Imagine, for a moment, you are talking with a new writer. A brand new, would-be writer who is coming to you for advice. What advice would you give them? Where would you start?
Whenever we think about the skills you need to develop to become a successful writer we usually start with the basics:
Then, somewhere along the way we'll also mention the importance, no, the necessity of developing a thick skin so as to handle all the rejections that will come a writer's way.
We'll then get side-tracked to talk about how to fit writing into an already busy life and how to set goals to keep your writing on track. I'm not belittling any of this; this is all solid and useful advice. But somewhere along the way we forget to mention a skill that is so vital that without it we cannot function as writers.
What is this missing ingredient? It is self-belief.
Self-belief is an issue for many writers. Writers are their own worst critics. It sometimes seems to me that as soon as you declare yourself a writer you sign up somewhere to have an extra dollop of self-criticism dropped into your consciousness.
As I mentioned last month, experienced, successful writers still often feel that they 'aren't good enough'. So imagine how much worse it is when this lack of self-belief hits you before you've published anything.
This came to me when I had lunch with a friend recently. She is just starting out as writer. She's written lots of stuff but has not submitted anything yet. She told me that she wants to submit her stories for publication but gets put off by all the 'rules' she's read in writing magazines. How agents won't want this. Why 'these' stories won't sell. How difficult it is to get a gig at a magazine when you're starting out.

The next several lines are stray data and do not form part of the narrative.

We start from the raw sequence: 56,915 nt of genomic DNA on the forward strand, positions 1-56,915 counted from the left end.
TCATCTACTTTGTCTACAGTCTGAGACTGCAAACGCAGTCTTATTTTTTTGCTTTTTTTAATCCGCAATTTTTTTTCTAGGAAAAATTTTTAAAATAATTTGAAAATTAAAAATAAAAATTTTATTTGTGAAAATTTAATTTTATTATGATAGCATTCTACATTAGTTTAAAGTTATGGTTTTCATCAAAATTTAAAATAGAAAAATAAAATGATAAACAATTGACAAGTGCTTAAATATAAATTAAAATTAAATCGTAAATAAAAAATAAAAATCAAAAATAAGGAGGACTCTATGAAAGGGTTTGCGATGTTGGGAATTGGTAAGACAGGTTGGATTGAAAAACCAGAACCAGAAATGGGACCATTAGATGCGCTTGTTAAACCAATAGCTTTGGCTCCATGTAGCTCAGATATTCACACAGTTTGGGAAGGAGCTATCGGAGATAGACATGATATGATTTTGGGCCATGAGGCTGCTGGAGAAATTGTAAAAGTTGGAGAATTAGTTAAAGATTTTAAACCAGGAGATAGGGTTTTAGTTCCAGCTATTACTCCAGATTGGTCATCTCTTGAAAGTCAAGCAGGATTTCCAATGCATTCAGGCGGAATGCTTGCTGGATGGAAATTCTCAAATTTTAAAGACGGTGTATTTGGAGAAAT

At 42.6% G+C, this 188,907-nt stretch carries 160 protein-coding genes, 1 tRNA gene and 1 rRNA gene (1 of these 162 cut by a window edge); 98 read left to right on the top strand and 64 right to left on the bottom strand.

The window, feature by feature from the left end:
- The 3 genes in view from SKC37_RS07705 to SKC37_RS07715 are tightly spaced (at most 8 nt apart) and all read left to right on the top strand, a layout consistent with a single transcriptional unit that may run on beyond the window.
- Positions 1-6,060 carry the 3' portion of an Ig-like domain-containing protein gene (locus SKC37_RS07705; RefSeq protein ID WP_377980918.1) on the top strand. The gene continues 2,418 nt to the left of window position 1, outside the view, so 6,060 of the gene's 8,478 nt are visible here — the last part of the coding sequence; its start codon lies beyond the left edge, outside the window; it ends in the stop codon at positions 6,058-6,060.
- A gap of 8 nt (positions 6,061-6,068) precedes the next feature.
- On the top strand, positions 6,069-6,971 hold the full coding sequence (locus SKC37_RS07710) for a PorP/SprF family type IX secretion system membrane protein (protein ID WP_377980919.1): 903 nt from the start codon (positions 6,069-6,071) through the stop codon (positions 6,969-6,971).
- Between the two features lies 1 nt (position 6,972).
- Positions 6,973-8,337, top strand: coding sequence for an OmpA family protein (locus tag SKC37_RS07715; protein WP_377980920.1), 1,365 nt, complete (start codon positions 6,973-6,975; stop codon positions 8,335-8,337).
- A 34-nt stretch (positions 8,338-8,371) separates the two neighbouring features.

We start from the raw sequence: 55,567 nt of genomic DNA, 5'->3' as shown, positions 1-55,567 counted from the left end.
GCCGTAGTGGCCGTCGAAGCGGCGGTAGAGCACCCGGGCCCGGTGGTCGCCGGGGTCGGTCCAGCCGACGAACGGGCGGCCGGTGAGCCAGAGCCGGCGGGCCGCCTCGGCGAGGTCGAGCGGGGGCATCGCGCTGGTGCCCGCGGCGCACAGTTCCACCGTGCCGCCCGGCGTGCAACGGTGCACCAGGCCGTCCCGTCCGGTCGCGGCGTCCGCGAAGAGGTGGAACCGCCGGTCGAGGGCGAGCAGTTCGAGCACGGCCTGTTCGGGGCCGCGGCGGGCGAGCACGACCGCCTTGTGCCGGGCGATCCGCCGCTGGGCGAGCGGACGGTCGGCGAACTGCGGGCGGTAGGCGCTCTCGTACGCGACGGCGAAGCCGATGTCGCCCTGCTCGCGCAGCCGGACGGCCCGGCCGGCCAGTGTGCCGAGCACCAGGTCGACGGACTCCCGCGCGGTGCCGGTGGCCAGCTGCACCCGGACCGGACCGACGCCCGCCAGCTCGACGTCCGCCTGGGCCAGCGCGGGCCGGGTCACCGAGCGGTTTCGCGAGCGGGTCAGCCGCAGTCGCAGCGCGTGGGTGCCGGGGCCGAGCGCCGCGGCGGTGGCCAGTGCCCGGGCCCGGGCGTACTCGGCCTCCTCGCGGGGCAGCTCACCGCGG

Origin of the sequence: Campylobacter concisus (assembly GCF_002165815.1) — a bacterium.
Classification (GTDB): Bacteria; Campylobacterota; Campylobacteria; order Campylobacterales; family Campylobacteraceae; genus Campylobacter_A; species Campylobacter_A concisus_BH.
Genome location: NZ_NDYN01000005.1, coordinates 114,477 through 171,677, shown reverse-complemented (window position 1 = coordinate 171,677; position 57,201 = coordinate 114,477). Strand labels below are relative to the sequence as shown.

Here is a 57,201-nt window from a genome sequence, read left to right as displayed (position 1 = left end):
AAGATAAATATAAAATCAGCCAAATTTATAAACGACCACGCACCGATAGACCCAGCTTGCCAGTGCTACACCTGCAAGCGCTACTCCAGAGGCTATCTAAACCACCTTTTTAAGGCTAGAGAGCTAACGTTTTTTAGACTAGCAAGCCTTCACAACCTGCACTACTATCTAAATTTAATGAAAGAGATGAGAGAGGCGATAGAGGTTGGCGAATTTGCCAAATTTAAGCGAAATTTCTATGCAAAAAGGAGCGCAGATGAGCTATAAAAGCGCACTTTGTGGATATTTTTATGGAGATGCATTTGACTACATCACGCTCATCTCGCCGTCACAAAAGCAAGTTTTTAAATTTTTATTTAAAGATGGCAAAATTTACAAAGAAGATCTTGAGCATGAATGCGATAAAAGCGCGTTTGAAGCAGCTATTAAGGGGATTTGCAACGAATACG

She feels fazed by the writing world, unsure of herself and, quite frankly, scared to enter it. I understood how she felt. I'm sure most of you do; we've been there, done that and got the t-shirt.
I told her that some so-called 'rules' are actually guidelines to help people to publishing success, but, I added, you don't have to follow them. Nobody wanted magic stories until J.K. Rowling came along. Then vampires were a 'dead' (or should that be 'undead') market, until Charlaine Harris and Stephanie Meyer made them popular. I said that unknown writers do, occasionally, make first sales to glossy magazines. It's rare but it can happen.
But most of all I told her the secret fact that we writers hide away from the world. We all think we're no good. But we have to build up our self-belief. We have to work past it, silence our huge inner critic and get on with writing.
She asked me how. I told her that you just have to work through it. Keep going. Pointedly ignore your critic and only let it out to play when it's editing time – but even then, keep it on a leash.
You need to believe in yourself as a writer. Don't automatically think you're going to be the next Pulitzer winner, but recognize what's good and be gentle on yourself as you improve your weak spots.
Now I don't know if she felt any better about her writing after her chat, but I noticed I felt better about mine.
I think of all the skills we think of when we talk of what you need to learn to be a writer, or to develop as a writer, self-belief is the one we neglect the most and at our own peril.
So be kind to yourself this month. Yes, we can all improve, but don't let your inner critic over-rule your self-belief.
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